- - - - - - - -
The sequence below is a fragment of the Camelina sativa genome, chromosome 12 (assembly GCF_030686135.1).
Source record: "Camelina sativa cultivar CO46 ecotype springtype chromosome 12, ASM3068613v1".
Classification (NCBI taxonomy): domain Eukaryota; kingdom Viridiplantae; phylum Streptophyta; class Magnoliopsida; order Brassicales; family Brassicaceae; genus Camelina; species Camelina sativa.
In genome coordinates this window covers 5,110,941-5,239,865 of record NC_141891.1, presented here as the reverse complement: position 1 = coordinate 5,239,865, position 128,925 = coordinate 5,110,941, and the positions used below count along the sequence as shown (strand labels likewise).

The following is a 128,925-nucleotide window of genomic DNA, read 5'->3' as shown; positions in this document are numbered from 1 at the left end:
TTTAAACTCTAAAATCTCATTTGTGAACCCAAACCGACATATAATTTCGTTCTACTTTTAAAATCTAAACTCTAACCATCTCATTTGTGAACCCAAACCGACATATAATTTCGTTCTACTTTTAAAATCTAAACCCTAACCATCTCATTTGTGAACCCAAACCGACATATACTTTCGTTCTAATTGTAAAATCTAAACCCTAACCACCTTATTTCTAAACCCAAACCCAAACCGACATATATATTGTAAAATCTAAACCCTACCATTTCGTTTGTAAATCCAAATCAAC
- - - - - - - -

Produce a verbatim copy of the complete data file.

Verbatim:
The sequence below is a fragment of the Camelina sativa genome, chromosome 12 (assembly GCF_030686135.1).
Source record: "Camelina sativa cultivar CO46 ecotype springtype chromosome 12, ASM3068613v1".
Classification (NCBI taxonomy): domain Eukaryota; kingdom Viridiplantae; phylum Streptophyta; class Magnoliopsida; order Brassicales; family Brassicaceae; genus Camelina; species Camelina sativa.
In genome coordinates this window covers 5,110,941-5,239,865 of record NC_141891.1, presented here as the reverse complement: position 1 = coordinate 5,239,865, position 128,925 = coordinate 5,110,941, and the positions used below count along the sequence as shown (strand labels likewise).

The following is a 128,925-nucleotide window of genomic DNA, read 5'->3' as shown; positions in this document are numbered from 1 at the left end:
TTTAAACTCTAAAATCTCATTTGTGAACCCAAACCGACATATAATTTCGTTCTACTTTTAAAATCTAAACTCTAACCATCTCATTTGTGAACCCAAACCGACATATAATTTCGTTCTACTTTTAAAATCTAAACCCTAACCATCTCATTTGTGAACCCAAACCGACATATACTTTCGTTCTAATTGTAAAATCTAAACCCTAACCACCTTATTTCTAAACCCAAACCCAAACCGACATATATATTGTAAAATCTAAACCCTACCATTTCGTTTGTAAATCCAAATCAAC